>>Voting with the boss

Voting with the boss

Post by Bill Siever:

On Tuesday, Election Day here in the US, I went to vote with my boss, Karen, and her daughter (and my co-worker) Rachel. It reminded me of the good old days when the owner of a factory, say, could tell his employees how to vote – and they had to listen because voting was public then.

I am especially grateful to have the election season behind us, because I loathe politics with all of my soul. I don’t enjoy being subjected to so much vitriol on the TV, the airwaves, and the internet, especially knowing that so much of it is so lacking in any kind of editorial fact-checking. Also, I live in Massachusetts, near the borders of New York and Connecticut, and getting bombarded with political ads for people from those states, for whom I can’t even vote, gets a little tiresome!

I am glad at how the election turned out and even more glad now that it’s over. Now I can get back to watching “Family Guy” in peace.

I’m also grateful to those reformers who came before us and had the courage to stand up for private voting rights. My boss doesn’t need to know that I voted for the Tea Party all the way!

Just kidding, Karen. I voted the way you wanted me to, I promise.



By | 2013-01-08T14:17:23+00:00 November 8th, 2012|Berkshire Blog|1 Comment

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Berkshire Publishing Group 宝库山 specializes in international relations, cross-cultural communication, global business and economic information, and environmental sustainability.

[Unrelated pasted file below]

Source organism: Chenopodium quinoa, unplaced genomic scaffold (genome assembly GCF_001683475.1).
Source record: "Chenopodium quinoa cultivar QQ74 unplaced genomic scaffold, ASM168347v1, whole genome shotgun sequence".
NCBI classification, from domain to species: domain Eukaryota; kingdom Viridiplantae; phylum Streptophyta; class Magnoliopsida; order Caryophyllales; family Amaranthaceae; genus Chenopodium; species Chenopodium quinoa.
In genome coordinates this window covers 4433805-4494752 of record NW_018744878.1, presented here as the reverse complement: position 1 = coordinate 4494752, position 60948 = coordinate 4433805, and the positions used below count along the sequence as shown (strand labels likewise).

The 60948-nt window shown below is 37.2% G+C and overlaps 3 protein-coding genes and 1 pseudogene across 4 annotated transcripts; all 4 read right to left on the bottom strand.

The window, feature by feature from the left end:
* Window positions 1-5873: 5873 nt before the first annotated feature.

One Comment

  1. KarenChristenze 12 November 2012 at 11:44

    I’m glad Bill wrote about this because I thought about it, too. I wouldn’t want my employees to think that I was telling them how to vote, and it’s all too easy in our bit of Massachusetts to assume that everyone thinks the same way. Not so – as evidenced by the Scott Brown signs that are still standing, sometimes six in a row, along the rural roads. And the fact is that I’m nowhere near as liberal as many of my neighbors, and I don’t share the belief of some that all Republicans are evil. The big challenge for a lot of people is finding a way to discuss political differences: we don’t mix enough with people who are different from us and who have different perspectives. I’m hoping to get some really lively discussions going about climate change and economic growth, now that we’ve published the Encyclopedia of Sustainability.

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